Over the last few days, cybersecurity journalists and the ICS security community have been discussing the Oldsmar Florida water system cyber attack, almost ad nauseam. While many people have been talking about this “news” topic, we’ve actually been treating this issue with many of our customers over the past few years. In this post, I will explain what we’ve learned from this cyberattack, but most importantly, I will share how we’ve been busy solving these issues over the last few years with actual examples from our range of industrial cybersecurity products.
The Oldsmar Water Facility Attack
On February 5th, a hacker gained access into the water treatment system of Oldsmar, Florida, and hijacked the plant’s operational controls. He was able to temporarily drive up the sodium hydroxide content in the water to poisonous levels. The Oldsmar facility is the primary source of drinking water for the city’s 15,000 residents. Luckily, a plant operator was able to return the water to normal levels. The incident has nonetheless launched many conversations about the state of security in global critical infrastructure.
But that wasn’t the whole story.
A security advisory released earlier this week by the state of Massachusetts’s Department of Environmental Protection, referred to additional unsafe practices or behaviors at the Oldsmar water treatment plant that significantly increased the risk further. Like many other facilities of its kind, Oldsmar uses a SCADA (Supervisory Control And Data Acquisition) system that allows staff to monitor and control conditions within the facility. At the same time, the staff was using TeamViewer, a fairly common remote access program, which can be used to monitor and control systems within the SCADA network. Sadly, cybersecurity was not a priority for the facility, as is the case occasionally with critical infrastructure. Not only was the Oldsmar facility using Windows 7 - an outdated software that is no longer supported by Microsoft, but all of their employees shared the same password to access TeamViewer. Additionally, the facility was connected directly to the internet without any type of firewall protection installed.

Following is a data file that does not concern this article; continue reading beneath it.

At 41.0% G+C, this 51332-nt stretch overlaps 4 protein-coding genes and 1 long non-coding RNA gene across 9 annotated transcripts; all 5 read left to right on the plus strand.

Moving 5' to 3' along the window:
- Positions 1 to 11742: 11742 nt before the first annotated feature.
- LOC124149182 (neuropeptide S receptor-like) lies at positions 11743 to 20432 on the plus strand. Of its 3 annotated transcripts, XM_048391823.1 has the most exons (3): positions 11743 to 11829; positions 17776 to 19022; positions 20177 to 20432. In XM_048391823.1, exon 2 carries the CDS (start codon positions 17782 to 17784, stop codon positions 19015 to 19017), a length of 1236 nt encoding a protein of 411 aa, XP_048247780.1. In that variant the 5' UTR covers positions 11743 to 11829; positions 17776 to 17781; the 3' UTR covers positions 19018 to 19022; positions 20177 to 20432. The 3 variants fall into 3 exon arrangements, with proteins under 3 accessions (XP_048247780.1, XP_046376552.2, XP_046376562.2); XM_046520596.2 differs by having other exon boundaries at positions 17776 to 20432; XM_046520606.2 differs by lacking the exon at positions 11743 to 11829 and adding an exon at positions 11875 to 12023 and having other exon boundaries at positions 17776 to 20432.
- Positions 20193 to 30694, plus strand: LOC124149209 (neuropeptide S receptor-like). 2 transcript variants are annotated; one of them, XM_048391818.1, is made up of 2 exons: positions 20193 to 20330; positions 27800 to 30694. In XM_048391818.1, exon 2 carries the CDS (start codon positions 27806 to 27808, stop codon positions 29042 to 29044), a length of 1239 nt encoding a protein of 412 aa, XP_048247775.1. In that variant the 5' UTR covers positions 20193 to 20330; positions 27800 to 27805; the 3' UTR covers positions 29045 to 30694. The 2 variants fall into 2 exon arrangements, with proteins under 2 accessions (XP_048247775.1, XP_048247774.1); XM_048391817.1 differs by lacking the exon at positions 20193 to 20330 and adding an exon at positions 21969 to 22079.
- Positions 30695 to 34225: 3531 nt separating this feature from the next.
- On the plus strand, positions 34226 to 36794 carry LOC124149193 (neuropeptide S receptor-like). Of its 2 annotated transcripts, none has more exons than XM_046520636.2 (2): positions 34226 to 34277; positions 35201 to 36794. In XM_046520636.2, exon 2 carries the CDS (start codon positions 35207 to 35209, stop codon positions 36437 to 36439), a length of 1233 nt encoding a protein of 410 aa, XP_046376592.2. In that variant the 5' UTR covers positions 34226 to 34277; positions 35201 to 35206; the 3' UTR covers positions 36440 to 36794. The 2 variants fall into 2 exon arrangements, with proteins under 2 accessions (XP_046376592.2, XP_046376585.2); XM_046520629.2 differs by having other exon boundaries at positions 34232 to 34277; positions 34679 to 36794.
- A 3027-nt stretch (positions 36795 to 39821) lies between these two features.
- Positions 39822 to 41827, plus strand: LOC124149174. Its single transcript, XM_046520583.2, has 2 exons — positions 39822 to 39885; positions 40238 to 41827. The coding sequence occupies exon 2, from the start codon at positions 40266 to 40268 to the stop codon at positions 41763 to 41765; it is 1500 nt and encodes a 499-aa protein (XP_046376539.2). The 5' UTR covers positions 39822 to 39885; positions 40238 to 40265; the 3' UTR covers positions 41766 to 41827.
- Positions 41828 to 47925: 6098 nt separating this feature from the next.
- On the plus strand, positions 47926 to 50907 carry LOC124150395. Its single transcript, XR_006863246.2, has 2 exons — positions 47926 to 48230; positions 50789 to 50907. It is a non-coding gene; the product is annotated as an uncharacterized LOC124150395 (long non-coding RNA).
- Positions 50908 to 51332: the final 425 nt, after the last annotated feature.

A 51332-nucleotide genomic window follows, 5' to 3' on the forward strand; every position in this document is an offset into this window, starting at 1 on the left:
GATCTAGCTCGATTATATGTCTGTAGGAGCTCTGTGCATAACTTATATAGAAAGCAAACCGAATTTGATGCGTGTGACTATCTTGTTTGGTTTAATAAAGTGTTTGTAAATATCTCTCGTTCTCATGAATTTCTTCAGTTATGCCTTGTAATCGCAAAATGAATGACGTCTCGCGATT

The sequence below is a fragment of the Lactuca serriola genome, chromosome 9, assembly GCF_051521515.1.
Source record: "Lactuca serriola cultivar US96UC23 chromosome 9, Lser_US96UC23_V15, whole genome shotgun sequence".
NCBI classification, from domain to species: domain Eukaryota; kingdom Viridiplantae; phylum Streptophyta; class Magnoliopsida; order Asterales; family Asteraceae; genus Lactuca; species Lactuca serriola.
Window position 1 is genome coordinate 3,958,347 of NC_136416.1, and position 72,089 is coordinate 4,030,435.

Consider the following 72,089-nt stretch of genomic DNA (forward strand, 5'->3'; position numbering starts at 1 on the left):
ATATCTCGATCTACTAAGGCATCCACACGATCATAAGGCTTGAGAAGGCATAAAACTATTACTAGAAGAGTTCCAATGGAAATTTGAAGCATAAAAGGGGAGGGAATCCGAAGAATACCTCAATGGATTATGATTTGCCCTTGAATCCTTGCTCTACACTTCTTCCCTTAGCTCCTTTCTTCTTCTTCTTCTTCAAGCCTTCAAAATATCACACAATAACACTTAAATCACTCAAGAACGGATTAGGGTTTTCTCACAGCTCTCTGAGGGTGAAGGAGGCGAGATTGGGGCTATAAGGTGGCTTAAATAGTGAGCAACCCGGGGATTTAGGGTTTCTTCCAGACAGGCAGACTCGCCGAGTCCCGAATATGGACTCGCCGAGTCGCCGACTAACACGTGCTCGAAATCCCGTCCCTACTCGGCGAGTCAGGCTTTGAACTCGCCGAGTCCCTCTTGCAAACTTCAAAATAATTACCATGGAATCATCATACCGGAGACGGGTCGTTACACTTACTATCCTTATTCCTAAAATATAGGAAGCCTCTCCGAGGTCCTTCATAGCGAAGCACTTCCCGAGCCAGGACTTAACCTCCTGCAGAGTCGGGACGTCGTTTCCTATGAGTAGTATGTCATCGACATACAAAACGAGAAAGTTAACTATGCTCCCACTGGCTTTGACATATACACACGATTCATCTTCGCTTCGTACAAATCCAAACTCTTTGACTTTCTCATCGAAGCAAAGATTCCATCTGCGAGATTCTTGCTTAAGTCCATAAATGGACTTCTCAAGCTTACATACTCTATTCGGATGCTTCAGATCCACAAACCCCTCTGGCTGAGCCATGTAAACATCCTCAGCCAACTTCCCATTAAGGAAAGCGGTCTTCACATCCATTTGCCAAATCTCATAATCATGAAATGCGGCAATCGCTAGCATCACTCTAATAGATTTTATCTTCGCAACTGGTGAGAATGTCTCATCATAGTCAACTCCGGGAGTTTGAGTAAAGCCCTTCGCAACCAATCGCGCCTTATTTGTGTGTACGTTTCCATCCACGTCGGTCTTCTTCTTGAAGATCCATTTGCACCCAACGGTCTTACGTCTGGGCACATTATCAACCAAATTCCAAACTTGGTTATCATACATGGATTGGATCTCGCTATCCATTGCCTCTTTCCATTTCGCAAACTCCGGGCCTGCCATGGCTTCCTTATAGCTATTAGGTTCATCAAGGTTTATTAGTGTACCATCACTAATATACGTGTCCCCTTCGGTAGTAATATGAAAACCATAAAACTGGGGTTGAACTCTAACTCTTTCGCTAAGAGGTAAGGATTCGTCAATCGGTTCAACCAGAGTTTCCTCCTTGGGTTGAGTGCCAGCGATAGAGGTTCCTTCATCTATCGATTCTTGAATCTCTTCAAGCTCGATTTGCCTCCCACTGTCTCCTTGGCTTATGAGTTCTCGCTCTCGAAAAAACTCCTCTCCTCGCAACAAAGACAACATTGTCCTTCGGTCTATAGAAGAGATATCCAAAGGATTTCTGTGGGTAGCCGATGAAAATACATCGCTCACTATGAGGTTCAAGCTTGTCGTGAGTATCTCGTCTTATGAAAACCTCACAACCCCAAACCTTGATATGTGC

The Current Situation With Water Systems
In the United States alone, there are about 54,000 distinct drinking water systems. The vast majority of those systems serve less than 50,000 residents. They mainly rely on some type of remote access to monitor and/or administer their facilities. Many of their facilities are also unattended, underfunded, and do not have someone watching the IT operations 24/7. Finally, many facilities have not separated their OT (operational technology) networks from their safety systems that are in place in order to detect intrusions or potentially dangerous changes by threat actors.
While the attempt was spotted and taken care of by a plant operator before it could do any damage, it raises questions about how serious a threat this sort of terrorist or nation-state action could be in the future.
Why Don’t We See More Stories Like This On The News?
So, despite how easy it is to find ways to remotely interact with such OT networks, we aren’t seeing more incidents like the one in Oldsmar making the news. One reason may be that these facilities don’t have to disclose such events right when they happen. Additionally, many companies, especially in the public sector want to avoid bad publicity and do what they can to avoid their company name smeared in cyber-attack news headlines. We’ve seen many companies, especially publicly traded companies lose stock value and brand trust after a cyberattack.
But the main reason you don’t see more of these attacks on the news is that SCADAfence protects many of these critical infrastructure facilities.